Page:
Zenefits, a software startup valued at $4.5 billion, said on Monday it had replaced founder and Chief Executive Parker Conrad and appointed a new leader for the troubled tech company. Josh Stein, a former federal prosecutor and vice president of legal, will oversee the review as chief compliance officer. The company has also added venture capitalist Peter Thiel to the board (and Conrad remains on the board).
"Our culture and tone have been inappropriate for a highly regulated company", Sacks wrote. "We are committed to having robust administrative and technical controls in place that ensure strict and total compliance".
"I believe that Zenefits has a great future ahead, but only if we do the right things", read Sacks's blog post. David Sacks, the company's chief operating officer and formerly cofounder and chief executive of Yammer, is taking over as the Zenefits' new chief executive.
On Monday, citing regulatory compliance problems that had been unearthed by BuzzFeed News, Zenefits announced a leadership overhaul.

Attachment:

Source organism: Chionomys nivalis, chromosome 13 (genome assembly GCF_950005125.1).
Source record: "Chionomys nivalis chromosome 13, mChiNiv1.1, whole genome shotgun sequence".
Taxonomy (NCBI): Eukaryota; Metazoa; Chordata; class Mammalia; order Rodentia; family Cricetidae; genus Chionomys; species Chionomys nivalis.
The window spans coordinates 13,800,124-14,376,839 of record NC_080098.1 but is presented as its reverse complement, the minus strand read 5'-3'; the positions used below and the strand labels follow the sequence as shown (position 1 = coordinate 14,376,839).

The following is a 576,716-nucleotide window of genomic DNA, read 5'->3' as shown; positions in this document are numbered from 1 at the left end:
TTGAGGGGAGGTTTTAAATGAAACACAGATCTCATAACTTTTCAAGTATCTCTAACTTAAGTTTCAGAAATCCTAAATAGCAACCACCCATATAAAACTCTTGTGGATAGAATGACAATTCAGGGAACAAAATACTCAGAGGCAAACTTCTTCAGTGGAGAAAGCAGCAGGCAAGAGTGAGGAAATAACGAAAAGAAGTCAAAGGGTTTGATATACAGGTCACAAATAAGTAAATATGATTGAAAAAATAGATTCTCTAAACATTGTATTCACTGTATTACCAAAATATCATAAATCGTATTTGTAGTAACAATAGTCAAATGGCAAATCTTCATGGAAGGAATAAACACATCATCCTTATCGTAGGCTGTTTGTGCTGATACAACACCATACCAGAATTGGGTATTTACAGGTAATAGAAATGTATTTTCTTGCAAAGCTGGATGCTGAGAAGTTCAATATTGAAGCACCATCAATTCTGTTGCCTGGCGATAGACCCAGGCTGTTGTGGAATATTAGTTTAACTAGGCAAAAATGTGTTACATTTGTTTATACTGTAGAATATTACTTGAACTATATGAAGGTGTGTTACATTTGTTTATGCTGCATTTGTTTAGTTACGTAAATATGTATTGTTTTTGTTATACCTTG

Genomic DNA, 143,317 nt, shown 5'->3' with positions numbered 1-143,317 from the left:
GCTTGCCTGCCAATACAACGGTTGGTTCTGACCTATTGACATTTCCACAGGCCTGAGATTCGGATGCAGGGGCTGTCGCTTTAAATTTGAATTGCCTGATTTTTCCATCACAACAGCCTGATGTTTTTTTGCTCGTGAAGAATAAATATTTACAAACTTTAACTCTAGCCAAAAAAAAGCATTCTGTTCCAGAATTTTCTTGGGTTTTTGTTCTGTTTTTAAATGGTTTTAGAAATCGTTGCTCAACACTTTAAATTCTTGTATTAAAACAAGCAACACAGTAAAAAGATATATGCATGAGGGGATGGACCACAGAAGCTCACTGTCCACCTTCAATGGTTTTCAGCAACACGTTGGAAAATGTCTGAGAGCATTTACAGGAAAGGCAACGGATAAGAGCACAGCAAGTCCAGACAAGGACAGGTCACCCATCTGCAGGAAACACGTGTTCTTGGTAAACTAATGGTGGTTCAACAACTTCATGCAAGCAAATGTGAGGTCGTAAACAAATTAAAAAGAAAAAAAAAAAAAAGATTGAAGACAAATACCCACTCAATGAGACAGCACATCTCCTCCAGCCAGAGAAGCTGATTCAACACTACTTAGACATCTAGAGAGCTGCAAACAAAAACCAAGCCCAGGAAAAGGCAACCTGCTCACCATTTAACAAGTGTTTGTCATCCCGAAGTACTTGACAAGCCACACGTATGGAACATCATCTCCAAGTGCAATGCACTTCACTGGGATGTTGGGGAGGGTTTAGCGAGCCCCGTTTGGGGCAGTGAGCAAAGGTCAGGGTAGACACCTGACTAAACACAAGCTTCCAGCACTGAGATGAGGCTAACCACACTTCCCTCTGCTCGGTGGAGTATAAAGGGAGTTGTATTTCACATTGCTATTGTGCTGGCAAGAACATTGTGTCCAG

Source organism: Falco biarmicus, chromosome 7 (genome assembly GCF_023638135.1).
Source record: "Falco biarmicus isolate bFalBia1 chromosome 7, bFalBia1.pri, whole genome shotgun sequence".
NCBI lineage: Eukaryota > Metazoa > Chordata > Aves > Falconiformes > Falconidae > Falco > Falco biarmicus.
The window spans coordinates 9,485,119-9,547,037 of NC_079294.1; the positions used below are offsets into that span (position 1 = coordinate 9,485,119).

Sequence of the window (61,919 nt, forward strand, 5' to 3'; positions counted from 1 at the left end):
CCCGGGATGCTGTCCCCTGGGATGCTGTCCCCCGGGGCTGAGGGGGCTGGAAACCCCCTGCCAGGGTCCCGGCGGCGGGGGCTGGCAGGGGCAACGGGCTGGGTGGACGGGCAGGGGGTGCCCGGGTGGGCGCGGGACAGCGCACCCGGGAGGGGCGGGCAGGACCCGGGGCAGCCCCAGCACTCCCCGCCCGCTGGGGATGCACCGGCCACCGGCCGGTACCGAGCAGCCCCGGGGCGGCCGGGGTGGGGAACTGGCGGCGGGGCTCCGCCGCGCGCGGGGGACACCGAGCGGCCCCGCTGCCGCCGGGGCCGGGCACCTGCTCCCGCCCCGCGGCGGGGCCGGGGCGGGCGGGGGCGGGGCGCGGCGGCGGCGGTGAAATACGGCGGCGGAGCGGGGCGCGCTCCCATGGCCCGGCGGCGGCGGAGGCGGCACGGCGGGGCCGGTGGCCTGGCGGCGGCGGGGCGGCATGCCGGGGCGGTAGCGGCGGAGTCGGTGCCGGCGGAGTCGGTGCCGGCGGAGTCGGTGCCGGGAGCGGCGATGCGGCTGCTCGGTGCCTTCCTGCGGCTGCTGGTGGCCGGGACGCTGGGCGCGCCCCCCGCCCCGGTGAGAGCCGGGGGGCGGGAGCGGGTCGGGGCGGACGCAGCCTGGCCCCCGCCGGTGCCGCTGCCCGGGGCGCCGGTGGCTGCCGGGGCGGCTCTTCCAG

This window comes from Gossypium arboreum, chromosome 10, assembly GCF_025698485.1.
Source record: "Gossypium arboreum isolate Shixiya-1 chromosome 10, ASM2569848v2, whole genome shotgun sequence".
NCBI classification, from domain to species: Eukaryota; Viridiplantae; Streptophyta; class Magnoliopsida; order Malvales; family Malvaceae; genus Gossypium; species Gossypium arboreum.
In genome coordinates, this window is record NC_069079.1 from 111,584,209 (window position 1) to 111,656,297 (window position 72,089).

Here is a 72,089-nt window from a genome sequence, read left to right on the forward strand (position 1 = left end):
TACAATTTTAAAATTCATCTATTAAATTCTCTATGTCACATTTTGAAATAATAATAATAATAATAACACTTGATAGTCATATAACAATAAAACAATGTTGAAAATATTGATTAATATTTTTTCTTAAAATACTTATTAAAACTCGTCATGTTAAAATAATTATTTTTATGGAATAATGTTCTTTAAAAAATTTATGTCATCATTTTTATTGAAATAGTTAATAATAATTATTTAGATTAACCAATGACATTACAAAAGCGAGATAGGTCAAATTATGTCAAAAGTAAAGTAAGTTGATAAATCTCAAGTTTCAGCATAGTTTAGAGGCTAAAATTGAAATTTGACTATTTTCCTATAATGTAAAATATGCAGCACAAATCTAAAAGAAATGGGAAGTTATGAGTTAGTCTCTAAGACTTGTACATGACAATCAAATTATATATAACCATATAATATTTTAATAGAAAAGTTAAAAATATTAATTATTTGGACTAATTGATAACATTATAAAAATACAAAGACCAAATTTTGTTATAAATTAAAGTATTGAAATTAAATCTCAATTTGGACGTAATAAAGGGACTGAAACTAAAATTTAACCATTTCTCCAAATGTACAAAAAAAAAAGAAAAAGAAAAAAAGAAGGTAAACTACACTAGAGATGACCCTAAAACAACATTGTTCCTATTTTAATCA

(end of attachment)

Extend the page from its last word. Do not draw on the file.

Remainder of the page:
He said that in December, the firm - which manages everything from payroll to health insurance - hired a Big Four auditing firm to conduct a review of the firm's licensing procedures.
"We must admit that the problem goes much deeper than just process", he wrote.
Recently, though, reports had begun to surface that the company was employing people to sell health insurance, even though they were not properly licensed to do so, resulting in many of its sales being essentially invalid. In an interview in 2014, Conrad was frank about his fear of reprising that failure at Zenefits, which he described as the plausible danger in a company growing so quickly. Now, we have moved into a new phase of delivering at scale and needing to win the trust of customers, regulators, and other stakeholders.
On Friday, in a followup report, BuzzFeed reported that 83 percent of Zenefits' insurance deals in Washington state through August 2015 were done by employees without necessary licenses.
For Zenefits he said, that means "hyper-focusing on the small business market where we have product-market fit". Not because agencies can't compete against this business model, she says, but because agencies have spent so many years focused on technology advancements in the industry, they may be struggling to cultivate other aspects, including relationships with employers, communications, and messaging.